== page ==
Our team continues to be here for you and your cherished pets. We are OPEN and are now able to provide a wide range of services. To learn more about the changes we have implemented in response to COVID-19 and what to expect during your next visit, click here.

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Cat Dental Care

The most common disease to afflict our pets is oral disease, with 85% of animals over the age of two being affected. The most common symptom noticed at home is halitosis (bad breath), but likely means there is more going on – such as gingivitis (red gums), infection, mobile teeth, and/or tooth root abscesses. Your pet may only display subtle symptoms, such as mild lethargy, decreased energy level or willingness to play, chewing on one side of the mouth, dropping food, eating their food slower than usual or avoiding dry kibble when they used to eat it willingly. If your pet is showing any of the above symptoms, he/she should be examined by a veterinarian. We offer a wide range of dental care for your pet, to help them live a long and happy life!

What is involved in a dental cleaning procedure?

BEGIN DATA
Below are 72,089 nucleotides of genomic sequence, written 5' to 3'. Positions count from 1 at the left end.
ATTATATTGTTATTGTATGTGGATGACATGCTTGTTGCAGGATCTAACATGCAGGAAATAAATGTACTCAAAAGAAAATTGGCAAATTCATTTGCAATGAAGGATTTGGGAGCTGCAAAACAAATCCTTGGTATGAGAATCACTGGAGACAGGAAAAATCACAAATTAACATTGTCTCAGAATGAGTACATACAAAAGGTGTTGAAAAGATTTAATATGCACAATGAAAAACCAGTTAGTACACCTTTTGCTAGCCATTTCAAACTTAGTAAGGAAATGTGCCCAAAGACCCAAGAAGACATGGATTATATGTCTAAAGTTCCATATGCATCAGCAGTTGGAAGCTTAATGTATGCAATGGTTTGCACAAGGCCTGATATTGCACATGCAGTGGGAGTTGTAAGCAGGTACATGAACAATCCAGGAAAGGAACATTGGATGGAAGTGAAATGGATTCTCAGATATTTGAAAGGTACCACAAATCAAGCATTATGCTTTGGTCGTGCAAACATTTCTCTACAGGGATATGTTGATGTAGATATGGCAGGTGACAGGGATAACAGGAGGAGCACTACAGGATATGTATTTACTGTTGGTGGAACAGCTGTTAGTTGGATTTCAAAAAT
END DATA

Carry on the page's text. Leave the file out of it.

Pre-surgical bloodwork is done prior to a dental cleaning. Ideally, it is done the morning of the procedure, before the animal undergoes anesthetic. Pre-surgical blood work is important as dental disease can affect vital internal organs. Bacteria and infection can travel from the mouth through the bloodstream and affect these organs. The kidneys and liver are what filter anesthetic from your pet’s system, so we need to ensure that they are able to tolerate it. Any patient that is to undergo a dental cleaning has to be placed under full anesthetic. This is necessary as it immobilizes your cat and allows the Doctor to do a thorough examination of the mouth and teeth. Anesthetic is also a form of pain control and it gives Doctors the opportunity to clean below the gum line. Before a cat is sedated and placed under anesthetic, a small spot on either front leg is shaved and an IV Catheter is placed. This is how IV Fluids will be administered throughout the procedure and during recovery. An IV Catheter also gives a Doctor access to a vein, so if for any reason a medication needs to be administered immediately it can be given this way directly. A technician will remove tartar and plaque build-up by scaling the teeth with various tools. Once all the teeth are individually cleaned, they are polished. Polishing the teeth help protect and prevent accumulation of plaque build-up. If there are any teeth that are affected by cavities they would need to be removed. A doctor would carefully extract the entire tooth and the roots. Dissolvable suture material would be used to close the open gap in the gums where to tooth used to be. If your cat happens to have any teeth extracted they would require a no-fee follow up within 10-14 days after the procedure to ensure that surgical sites are healing well.